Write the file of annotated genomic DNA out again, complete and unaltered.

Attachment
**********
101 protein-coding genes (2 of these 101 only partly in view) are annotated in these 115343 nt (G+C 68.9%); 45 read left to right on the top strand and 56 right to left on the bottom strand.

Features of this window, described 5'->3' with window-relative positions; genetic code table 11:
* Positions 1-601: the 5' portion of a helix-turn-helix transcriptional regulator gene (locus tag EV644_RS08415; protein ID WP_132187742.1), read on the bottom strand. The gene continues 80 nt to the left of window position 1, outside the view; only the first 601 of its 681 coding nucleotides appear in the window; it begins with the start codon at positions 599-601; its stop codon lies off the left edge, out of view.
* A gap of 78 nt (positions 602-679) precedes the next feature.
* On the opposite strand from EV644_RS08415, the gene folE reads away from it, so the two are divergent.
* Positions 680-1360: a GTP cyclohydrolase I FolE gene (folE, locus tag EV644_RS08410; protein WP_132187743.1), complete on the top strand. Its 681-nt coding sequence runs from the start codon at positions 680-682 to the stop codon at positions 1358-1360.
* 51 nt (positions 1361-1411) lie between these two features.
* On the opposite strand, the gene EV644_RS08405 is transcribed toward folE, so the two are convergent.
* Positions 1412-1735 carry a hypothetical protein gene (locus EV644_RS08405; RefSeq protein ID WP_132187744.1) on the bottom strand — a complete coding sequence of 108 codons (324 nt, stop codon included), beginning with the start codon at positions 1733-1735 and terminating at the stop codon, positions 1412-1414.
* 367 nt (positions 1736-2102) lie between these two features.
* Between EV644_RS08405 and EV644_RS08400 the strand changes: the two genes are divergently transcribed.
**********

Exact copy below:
101 protein-coding genes (2 of these 101 only partly in view) are annotated in these 115343 nt (G+C 68.9%); 45 read left to right on the top strand and 56 right to left on the bottom strand.

Features of this window, described 5'->3' with window-relative positions; genetic code table 11:
* Positions 1-601: the 5' portion of a helix-turn-helix transcriptional regulator gene (locus tag EV644_RS08415; protein ID WP_132187742.1), read on the bottom strand. The gene continues 80 nt to the left of window position 1, outside the view; only the first 601 of its 681 coding nucleotides appear in the window; it begins with the start codon at positions 599-601; its stop codon lies off the left edge, out of view.
* A gap of 78 nt (positions 602-679) precedes the next feature.
* On the opposite strand from EV644_RS08415, the gene folE reads away from it, so the two are divergent.
* Positions 680-1360: a GTP cyclohydrolase I FolE gene (folE, locus tag EV644_RS08410; protein WP_132187743.1), complete on the top strand. Its 681-nt coding sequence runs from the start codon at positions 680-682 to the stop codon at positions 1358-1360.
* 51 nt (positions 1361-1411) lie between these two features.
* On the opposite strand, the gene EV644_RS08405 is transcribed toward folE, so the two are convergent.
* Positions 1412-1735 carry a hypothetical protein gene (locus EV644_RS08405; RefSeq protein ID WP_132187744.1) on the bottom strand — a complete coding sequence of 108 codons (324 nt, stop codon included), beginning with the start codon at positions 1733-1735 and terminating at the stop codon, positions 1412-1414.
* 367 nt (positions 1736-2102) lie between these two features.
* Between EV644_RS08405 and EV644_RS08400 the strand changes: the two genes are divergently transcribed.